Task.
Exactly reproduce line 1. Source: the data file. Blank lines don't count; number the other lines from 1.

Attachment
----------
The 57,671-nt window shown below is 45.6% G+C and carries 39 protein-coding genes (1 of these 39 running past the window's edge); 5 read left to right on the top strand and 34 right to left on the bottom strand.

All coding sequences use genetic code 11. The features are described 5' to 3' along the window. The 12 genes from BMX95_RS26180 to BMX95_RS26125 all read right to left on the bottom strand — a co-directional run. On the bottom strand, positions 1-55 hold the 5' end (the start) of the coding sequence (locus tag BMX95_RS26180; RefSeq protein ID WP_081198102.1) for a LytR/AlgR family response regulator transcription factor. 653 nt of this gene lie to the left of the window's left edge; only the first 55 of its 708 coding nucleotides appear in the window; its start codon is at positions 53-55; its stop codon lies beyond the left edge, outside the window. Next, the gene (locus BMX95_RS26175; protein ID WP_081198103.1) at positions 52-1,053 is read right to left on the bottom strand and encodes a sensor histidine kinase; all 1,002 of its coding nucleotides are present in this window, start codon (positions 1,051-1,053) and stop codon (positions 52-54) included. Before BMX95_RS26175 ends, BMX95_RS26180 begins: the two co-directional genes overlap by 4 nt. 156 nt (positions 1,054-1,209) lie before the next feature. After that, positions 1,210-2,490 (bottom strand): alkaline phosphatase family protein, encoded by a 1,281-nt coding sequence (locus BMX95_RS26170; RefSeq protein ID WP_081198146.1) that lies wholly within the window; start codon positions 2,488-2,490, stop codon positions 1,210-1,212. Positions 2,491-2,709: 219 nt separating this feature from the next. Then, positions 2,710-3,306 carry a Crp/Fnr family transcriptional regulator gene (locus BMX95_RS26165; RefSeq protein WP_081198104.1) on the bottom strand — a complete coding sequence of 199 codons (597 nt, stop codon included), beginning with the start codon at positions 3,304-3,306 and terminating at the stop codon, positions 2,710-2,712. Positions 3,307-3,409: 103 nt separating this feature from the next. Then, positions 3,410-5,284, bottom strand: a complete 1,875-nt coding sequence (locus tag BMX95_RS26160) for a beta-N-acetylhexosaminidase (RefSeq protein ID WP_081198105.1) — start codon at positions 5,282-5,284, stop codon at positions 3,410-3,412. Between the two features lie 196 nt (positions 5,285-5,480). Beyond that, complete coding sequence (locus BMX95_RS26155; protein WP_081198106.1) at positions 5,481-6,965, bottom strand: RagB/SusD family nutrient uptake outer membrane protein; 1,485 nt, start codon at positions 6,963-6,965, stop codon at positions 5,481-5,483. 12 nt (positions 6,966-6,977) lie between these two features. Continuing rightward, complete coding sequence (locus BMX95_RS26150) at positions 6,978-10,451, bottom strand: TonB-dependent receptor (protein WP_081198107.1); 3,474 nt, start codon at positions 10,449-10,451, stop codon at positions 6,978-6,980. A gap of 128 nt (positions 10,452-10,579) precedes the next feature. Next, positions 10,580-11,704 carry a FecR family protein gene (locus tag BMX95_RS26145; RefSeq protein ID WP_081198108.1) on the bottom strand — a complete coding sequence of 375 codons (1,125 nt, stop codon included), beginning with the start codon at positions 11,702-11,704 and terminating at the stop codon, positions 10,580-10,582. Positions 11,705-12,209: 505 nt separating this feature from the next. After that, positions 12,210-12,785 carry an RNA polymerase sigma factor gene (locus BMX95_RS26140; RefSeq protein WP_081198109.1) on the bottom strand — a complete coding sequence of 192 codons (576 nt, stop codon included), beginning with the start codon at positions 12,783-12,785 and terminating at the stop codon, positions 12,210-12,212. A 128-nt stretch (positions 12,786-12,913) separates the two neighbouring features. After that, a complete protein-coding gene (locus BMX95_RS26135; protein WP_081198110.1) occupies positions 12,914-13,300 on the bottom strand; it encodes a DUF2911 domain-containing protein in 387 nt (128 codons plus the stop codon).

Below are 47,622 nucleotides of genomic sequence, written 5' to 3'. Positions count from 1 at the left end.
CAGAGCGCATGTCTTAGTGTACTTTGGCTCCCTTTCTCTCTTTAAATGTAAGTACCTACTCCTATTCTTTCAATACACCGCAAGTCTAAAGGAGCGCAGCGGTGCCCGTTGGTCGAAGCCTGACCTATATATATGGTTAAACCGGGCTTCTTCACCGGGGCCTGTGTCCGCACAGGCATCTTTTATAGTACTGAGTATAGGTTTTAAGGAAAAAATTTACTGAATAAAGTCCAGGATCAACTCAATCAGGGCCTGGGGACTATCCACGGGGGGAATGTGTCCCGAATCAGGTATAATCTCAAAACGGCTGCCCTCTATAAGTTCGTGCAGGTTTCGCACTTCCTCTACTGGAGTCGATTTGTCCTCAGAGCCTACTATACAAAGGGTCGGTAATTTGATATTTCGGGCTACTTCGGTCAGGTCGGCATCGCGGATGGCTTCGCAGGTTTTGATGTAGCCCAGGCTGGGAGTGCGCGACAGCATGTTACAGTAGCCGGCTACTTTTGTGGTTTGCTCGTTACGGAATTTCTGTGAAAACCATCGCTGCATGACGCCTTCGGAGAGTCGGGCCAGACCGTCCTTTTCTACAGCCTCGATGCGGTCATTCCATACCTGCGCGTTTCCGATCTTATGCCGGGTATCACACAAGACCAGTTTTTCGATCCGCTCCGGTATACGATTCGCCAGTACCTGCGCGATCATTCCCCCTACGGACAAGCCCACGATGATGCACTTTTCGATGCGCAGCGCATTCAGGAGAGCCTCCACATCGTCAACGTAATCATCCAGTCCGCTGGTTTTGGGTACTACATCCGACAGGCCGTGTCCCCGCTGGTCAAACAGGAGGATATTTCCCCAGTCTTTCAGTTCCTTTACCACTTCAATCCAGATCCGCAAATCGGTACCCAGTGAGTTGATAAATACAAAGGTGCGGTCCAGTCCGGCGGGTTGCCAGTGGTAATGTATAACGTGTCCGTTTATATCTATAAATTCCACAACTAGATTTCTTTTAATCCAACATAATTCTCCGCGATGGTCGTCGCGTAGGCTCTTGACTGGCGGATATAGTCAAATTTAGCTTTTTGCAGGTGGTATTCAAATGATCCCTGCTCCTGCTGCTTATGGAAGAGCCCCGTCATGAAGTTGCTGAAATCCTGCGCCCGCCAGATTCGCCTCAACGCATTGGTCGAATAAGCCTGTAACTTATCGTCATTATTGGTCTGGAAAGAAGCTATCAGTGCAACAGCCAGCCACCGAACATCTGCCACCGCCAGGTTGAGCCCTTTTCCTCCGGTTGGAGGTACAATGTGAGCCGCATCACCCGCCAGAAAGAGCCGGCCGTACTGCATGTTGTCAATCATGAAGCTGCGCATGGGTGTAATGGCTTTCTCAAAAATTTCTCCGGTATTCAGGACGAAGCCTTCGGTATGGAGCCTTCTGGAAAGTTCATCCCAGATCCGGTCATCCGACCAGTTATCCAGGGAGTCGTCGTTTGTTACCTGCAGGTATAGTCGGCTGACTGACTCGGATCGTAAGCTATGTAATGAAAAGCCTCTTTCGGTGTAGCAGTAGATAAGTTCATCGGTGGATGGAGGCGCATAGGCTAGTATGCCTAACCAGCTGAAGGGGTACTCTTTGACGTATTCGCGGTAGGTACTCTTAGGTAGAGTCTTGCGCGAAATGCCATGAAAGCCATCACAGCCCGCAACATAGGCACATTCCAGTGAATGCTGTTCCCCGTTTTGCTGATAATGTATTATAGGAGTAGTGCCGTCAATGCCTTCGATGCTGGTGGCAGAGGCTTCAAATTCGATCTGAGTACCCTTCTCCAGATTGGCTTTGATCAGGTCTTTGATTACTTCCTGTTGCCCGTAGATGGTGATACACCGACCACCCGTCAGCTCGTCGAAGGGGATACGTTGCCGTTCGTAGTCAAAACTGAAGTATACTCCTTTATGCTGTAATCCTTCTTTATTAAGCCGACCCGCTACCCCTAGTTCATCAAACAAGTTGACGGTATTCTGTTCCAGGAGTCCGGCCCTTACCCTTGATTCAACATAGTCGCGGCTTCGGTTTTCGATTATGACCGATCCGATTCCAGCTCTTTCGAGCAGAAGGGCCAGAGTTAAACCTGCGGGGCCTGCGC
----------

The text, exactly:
The 57,671-nt window shown below is 45.6% G+C and carries 39 protein-coding genes (1 of these 39 running past the window's edge); 5 read left to right on the top strand and 34 right to left on the bottom strand.